A guest review by John
Summary Review: Can the lower class magician woo the heart of the upper class man?
Is it real, or just smoke and mirrors?
As a member of the British gentry, Marcus Fleetwood-Smythe’s life is an endless round of responsibility and duty. Charged with finding a magician for his sister’s upcoming wedding, he ventures out into the pouring rain and finds Teague, whose free spirit calls to Marcus. And makes him hunger for anything and everything his position won’t allow him to have.
Teague’s stock in trade are his wandering feet and the rather odd lineage that takes the wonders he performs on stage beyond the ordinary. But there’s nothing more magical than the sparks that fly between him and Marcus. Except the duty-bound Marcus fears letting go of a life that’s smothering him almost as much as he fears discovery.
Desire fans the flames until it flares into forbidden passion, leaving Marcus poised on the precipice of the most frightening choice of his life. Risk everything for the man who holds his heart…or watch his one chance at forever vanish in a puff of smoke.
In the beginning of this story, Marcus is slogging through rainy London in search of his soon to be brother-in-law. His sister Eloise has sent him on this errand to a shop named The Brass Box. Supposedly Charles is gambling his life away in a seedy part of town near the docks. As Marcus steps around puddles and tries to avoid becoming completely drenched, he bumps into a most interesting man. Teague grabs hold of Marcus to save him from the splash of a passing wagon. Both men are intrigued by the other and then Teague offers to escort Marcus to The Brass Box. It seems that Teague is the owner. Marcus thinks himself lucky to be led so easily to his destination. Downstairs inside the shop are the gaming tables, but Charles is nowhere to be found. Not finding his sister’s fiance´, Marcus returns home.
It turns out that Marcus got the wrong instructions from his sister. He wasn’t in search of Charles, he was sent to hire a magician for the wedding announcement party. And this magician is named Teague Byrne. In their brief encounter, both men are attracted to the
other. But each recognizes the difficulty of a homosexual relationship in 19th century England and the disparity of their class. Teague is in the laborer class, Marcus is in the upper class. But the attraction is too fierce to ignore.
Teague is a wanderer, foot-loose and fancy free. Marcus is bound to managing his family’s estate, kowtowing to his domineering mother, and trying to keep the rumors about his sexual proclivities to a minimum. When Teague offers to take Marcus with him, when he eventually leaves to resume his wandering, Marcus can’t imagine leaving his family or losing Teague.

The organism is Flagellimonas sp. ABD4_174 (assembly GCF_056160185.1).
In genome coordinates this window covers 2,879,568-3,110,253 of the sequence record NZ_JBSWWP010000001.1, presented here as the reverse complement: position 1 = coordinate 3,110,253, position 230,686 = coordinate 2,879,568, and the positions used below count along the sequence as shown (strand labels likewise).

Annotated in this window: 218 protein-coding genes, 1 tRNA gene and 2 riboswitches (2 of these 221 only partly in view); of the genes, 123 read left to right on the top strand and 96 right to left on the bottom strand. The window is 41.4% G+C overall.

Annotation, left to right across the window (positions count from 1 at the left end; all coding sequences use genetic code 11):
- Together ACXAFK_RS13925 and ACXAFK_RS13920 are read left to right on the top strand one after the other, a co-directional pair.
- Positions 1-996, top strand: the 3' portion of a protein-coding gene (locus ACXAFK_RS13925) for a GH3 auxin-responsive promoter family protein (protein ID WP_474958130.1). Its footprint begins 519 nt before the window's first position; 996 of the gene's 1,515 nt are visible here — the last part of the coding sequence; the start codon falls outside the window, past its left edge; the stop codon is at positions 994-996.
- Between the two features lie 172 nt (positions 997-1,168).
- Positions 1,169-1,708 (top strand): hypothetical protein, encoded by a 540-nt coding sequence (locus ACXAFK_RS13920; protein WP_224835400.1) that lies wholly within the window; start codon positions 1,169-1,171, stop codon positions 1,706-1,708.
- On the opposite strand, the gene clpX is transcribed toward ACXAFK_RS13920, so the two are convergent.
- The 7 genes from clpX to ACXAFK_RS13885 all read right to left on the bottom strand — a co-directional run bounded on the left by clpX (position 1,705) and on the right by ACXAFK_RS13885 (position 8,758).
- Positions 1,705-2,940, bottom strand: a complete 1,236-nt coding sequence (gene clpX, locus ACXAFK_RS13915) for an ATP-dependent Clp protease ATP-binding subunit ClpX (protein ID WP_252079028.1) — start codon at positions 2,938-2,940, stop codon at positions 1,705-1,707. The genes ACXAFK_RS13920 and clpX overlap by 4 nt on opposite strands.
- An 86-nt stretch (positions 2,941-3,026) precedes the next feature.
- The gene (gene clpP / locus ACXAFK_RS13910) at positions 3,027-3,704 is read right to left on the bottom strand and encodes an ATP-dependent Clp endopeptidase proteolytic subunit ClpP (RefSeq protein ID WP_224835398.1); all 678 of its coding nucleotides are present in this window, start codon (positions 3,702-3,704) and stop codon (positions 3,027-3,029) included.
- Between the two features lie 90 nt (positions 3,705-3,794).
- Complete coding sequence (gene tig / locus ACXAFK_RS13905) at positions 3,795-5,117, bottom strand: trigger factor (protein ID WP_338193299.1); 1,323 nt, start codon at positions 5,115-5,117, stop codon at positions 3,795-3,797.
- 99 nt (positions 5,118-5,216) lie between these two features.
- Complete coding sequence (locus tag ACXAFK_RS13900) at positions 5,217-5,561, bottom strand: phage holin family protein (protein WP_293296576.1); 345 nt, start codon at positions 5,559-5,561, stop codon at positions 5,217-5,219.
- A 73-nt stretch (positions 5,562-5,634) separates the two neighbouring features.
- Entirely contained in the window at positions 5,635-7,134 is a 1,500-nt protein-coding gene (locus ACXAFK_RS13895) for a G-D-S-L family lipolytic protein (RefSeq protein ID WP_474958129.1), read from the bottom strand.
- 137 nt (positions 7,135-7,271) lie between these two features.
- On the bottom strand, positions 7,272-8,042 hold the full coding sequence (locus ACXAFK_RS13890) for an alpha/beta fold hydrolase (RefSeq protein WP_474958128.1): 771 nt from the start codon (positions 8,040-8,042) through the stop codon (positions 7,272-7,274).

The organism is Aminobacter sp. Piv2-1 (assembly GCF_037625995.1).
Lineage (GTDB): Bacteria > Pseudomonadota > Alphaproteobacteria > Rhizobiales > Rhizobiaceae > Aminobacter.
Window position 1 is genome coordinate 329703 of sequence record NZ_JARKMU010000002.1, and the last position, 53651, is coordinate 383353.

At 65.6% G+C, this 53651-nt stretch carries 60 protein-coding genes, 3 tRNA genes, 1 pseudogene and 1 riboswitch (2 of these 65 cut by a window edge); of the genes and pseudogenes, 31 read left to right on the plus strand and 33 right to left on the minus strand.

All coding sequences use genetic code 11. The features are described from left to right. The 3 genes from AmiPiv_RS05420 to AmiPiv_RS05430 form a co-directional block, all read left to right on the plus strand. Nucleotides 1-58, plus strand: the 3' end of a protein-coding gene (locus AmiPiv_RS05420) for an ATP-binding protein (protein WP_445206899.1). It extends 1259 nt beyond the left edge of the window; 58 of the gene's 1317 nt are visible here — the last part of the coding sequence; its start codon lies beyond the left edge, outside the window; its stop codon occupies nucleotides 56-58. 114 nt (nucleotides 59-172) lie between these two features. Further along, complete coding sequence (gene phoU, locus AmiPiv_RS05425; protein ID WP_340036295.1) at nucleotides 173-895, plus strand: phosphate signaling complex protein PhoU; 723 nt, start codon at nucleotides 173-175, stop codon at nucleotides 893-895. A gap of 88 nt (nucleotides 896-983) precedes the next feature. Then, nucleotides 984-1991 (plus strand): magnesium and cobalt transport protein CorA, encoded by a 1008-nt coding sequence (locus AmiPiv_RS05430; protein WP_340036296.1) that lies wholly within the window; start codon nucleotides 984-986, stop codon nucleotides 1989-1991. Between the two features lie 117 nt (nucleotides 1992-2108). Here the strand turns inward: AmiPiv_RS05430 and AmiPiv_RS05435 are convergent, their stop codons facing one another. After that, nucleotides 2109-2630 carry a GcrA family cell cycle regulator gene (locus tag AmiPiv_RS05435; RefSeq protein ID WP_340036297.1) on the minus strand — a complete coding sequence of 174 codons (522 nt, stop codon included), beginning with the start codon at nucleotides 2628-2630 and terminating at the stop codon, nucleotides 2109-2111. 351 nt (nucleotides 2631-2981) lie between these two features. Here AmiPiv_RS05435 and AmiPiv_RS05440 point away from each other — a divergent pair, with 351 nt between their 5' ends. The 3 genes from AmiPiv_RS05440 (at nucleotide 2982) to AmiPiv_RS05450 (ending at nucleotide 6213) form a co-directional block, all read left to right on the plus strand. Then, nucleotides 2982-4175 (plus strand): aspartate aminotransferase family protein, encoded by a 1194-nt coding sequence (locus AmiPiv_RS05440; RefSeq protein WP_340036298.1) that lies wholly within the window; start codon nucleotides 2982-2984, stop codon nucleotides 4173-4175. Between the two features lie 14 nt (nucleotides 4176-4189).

This is a nice story. The characters are well developed and have a real feel to them. Even Marcus’ sister and mother, who are very minor players, are well drawn. I like the interaction between the two men. They are both confident in their lives, but each has hidden misgivings. Teague might be a laborer, and of Irish descent, which are both regarded with disdain by the uppercrust of society, but his abilities as a magician seem to be in high demand. And he’s good. He has a magnetism to his personality that helps his magic show and keeps Marcus in his bed. And then there is Marcus who is successful at his management of the family’s business interests, but has no interest in women. However, Society has its demands and expectations. At one point in the story, Marcus and Teague are in the garden outside the house after Teague’s magic show, and they eavesdrop on a conversation. The speakers are discussing rumors about Marcus ……. he’s not married yet, what’s wrong with him, is he one of those?……. Marcus knows the speakers and both are rumored to be involved in the same sort of sexual activities that they are condemning him for, but they are excused by Society because they are married.
These tensions are realistically portrayed – high society’s expectations, Marcus’s mother’s, his business, and then his love for Teague. And a little matter of an unanswered question Marcus poses to Teague about his magic. It makes this story a good read. It is historical, placed in history sometime soon after the building of Big Ben, 1859.
A couple of little niggles kept this from being rated higher, but I liked it and I’m recommending it.